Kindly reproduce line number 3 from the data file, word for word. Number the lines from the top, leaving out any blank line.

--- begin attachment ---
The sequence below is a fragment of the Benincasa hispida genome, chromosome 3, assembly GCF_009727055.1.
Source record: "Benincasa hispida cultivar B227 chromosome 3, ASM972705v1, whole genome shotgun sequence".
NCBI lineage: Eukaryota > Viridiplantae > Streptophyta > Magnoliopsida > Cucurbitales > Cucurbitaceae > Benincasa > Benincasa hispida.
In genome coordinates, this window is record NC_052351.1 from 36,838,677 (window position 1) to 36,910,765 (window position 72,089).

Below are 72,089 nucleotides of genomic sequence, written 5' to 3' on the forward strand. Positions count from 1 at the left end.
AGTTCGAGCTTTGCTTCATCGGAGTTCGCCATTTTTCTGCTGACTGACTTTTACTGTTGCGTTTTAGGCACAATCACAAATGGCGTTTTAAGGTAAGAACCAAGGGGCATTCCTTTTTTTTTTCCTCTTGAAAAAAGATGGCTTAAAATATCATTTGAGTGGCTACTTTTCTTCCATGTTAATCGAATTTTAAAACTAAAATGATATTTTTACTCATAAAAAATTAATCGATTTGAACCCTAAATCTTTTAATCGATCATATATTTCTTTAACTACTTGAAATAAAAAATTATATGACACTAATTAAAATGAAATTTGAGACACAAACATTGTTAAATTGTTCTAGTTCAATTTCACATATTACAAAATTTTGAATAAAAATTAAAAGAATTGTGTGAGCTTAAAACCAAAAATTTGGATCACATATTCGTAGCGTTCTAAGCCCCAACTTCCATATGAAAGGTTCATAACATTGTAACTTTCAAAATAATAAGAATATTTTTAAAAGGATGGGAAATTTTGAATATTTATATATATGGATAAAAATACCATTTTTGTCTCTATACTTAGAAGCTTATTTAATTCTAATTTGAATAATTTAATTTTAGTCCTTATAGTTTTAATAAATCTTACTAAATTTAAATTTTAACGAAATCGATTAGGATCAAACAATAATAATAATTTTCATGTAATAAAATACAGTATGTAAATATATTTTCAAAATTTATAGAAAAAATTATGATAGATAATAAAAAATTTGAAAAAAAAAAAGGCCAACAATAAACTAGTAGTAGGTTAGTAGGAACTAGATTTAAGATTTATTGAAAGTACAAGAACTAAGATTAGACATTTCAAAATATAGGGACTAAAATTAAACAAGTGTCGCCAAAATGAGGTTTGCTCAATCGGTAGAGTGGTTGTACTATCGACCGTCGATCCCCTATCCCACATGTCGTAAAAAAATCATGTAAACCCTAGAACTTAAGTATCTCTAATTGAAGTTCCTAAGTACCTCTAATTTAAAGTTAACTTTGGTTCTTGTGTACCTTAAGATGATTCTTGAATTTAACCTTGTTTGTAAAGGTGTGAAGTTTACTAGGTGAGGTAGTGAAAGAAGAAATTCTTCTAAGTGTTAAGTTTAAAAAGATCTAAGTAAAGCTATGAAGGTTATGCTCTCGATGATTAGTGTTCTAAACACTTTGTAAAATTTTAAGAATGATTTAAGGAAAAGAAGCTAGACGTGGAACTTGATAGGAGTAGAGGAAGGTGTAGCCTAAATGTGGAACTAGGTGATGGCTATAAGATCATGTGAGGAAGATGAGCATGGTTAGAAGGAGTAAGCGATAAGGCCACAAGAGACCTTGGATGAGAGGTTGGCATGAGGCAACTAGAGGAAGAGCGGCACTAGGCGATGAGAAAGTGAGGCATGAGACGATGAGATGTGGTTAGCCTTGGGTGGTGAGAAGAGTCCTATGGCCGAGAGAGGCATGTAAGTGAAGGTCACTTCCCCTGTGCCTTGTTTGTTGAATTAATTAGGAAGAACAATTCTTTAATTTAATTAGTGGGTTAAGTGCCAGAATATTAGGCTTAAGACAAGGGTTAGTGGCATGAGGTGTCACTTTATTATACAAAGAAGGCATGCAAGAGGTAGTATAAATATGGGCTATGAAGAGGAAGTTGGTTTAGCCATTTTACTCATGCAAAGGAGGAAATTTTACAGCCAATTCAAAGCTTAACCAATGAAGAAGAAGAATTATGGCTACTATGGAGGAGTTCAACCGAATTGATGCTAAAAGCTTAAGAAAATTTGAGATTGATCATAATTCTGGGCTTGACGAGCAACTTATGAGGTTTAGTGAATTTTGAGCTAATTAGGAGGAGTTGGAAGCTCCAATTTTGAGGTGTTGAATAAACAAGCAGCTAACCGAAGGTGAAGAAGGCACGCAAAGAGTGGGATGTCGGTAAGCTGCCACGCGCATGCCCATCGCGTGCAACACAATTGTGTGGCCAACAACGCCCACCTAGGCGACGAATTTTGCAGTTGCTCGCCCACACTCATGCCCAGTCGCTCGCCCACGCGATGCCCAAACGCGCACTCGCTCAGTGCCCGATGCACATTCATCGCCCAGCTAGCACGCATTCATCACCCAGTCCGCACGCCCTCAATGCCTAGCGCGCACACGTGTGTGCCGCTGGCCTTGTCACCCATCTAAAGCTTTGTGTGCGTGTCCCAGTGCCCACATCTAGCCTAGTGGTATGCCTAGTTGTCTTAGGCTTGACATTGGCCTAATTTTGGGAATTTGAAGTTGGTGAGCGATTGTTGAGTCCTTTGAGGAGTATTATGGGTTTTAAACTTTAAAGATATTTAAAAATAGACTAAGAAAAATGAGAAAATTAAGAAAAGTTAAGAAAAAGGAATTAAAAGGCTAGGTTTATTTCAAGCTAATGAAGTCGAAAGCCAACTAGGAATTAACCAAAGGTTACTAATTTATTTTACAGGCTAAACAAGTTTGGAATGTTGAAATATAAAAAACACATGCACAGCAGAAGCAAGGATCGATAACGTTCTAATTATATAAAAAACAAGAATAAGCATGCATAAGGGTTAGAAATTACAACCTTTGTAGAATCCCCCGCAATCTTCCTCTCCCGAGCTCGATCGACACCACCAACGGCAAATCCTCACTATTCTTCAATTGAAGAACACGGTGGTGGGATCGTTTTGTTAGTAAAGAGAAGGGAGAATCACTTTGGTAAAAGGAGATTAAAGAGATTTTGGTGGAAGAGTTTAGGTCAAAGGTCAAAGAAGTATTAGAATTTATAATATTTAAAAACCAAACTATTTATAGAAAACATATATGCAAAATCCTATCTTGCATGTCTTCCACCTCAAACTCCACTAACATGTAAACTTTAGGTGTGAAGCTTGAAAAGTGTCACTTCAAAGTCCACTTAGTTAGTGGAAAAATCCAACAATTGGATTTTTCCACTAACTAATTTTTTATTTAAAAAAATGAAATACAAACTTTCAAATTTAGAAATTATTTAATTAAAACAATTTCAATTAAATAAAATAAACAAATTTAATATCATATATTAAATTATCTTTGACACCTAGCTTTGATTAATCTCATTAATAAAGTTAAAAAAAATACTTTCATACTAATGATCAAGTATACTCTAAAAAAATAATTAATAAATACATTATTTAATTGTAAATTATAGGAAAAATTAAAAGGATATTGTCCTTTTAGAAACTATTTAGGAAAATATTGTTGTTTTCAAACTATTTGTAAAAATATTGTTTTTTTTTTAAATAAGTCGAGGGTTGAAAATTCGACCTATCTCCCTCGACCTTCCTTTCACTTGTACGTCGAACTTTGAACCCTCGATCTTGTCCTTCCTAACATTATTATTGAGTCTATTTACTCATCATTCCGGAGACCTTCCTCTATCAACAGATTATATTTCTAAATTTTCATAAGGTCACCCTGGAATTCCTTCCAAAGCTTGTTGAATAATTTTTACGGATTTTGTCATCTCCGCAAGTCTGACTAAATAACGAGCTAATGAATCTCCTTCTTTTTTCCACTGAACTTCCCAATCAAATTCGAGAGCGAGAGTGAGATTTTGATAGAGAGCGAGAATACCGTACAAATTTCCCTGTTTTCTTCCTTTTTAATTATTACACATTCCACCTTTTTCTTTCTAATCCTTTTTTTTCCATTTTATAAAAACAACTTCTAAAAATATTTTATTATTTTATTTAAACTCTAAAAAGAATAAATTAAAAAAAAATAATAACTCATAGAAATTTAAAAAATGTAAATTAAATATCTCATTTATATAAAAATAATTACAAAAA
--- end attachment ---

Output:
NCBI lineage: Eukaryota > Viridiplantae > Streptophyta > Magnoliopsida > Cucurbitales > Cucurbitaceae > Benincasa > Benincasa hispida.